On being the Lupus Ninja, and an update about Hurricane Florence

I really dislike bringing up the fact that I have lupus because 1) it’s not the most important fact about me; 2) it’s boring to keep mentioning my own chronic illness; 3) it’s not that big a deal. I just know that one day if I get on American Ninja Warrior, though, I’ll have to call myself the Lupus Ninja. <eye roll> I mean, do I need to worry about that? Well the other day I nearly dislocated my shoulder on the playground trying to literally go from one monkey bar to the other—I used to be able to go across the whole set of monkey bars, even skipping rungs…back in third grade—so I guess not. But still. Lupus is my human interest adversity story they’ll want to use.

However, not until Harry had his surgery and I consequently had a stress-induced lupus flare did I realize what I’m really dealing with here, and to me that is an interesting thing to share.

What is lupus pain like? Well it’s not like having a baby (I’ve had three[!]) and it’s not like having a slipped disk (I’ve had one). At its worst, this flare rendered me unable to lift a skillet, open a jar or even a water bottle, and at one point I had to call Noah during the night to lift Harry back into his crib after a feeding because I wasn’t confident I could stand without dropping him.

Oh! And I got pleurisy! Lupus, pleurisy, these all sound like old-timey diseases one would die from in as a Union soldier in an antebellum Civil War hospital. Pleurisy is inflammation of the lining of the lungs, and for me it felt like a constant dull ache radiating from a sharp pinpointed pain under my right shoulder blade, going through to my chest. That was a little scary. But then the doc gave me a stronger, longer steroid dose and it got better.

This flare lasted a few weeks (I’m still having to open water bottles in a weird way because my grip isn’t totally back to normal), the longest and most intense I’ve ever had. For the majority of the time since being diagnosed, I’ve had virtually no pain. So this was a bit shocking and upsetting.

The result, however, has been a commitment to health and nutrition. I will never be the kind of crazy butthole* who goes extreme on either of those topics, but I have become the kind of person who is readjusting her expectations about food and I’ve also joined the YWCA for yoga and swimming (once the swim center reopens; it’s been closed because of flood damage, ironically predating Hurricane Florence).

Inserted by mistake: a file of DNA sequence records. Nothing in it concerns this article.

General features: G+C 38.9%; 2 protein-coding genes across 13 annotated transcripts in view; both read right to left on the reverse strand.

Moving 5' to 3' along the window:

*A couple weeks ago the kids and I were at my parents’ house for an after school hangout and Oliver saw some extreme sport commercial on TV. He said, “That looks like fun.” and Ethan said, “Yeah if you’re a crazy butthole.” Of course I immediately admonished Ethan but I’ve also been laughing to myself about it ever since and using the term “crazy butthole” as often as possible in adult conversation and texting. I don’t know, guys. No matter how old I get, in spite of all my education—one might even say erudition—I will always have a weakness for butt jokes.

Speaking of Hurricane Florence, we were largely unaffected. The creek behind our neighborhood flooded substantially and a small sinkhole appeared near the storm drain at the bottom of our street, but the worst was what happened to our beloved Oriental. One photo I saw on Instagram featured our favorite coffee/ice cream shop, The Bean, nearly submerged. The waterfront road was destroyed. So that’s a real shame. Our (aka my friend Lisa’s) river house was spared thanks to being on high ground.

For reference, the pictures of my parents and the kids were taken inside The Bean this summer, which is the circled blue building. You can see the construction and the sidewalk railing along the wharf in the background of the pic with my parents. And the arrow is pointing to the dragon that was in the little lagoon picture from this summer. As you can see, the road and sidewalks were completely underwater. There’s no dry land or even docks left above water between the lagoon and the wharf.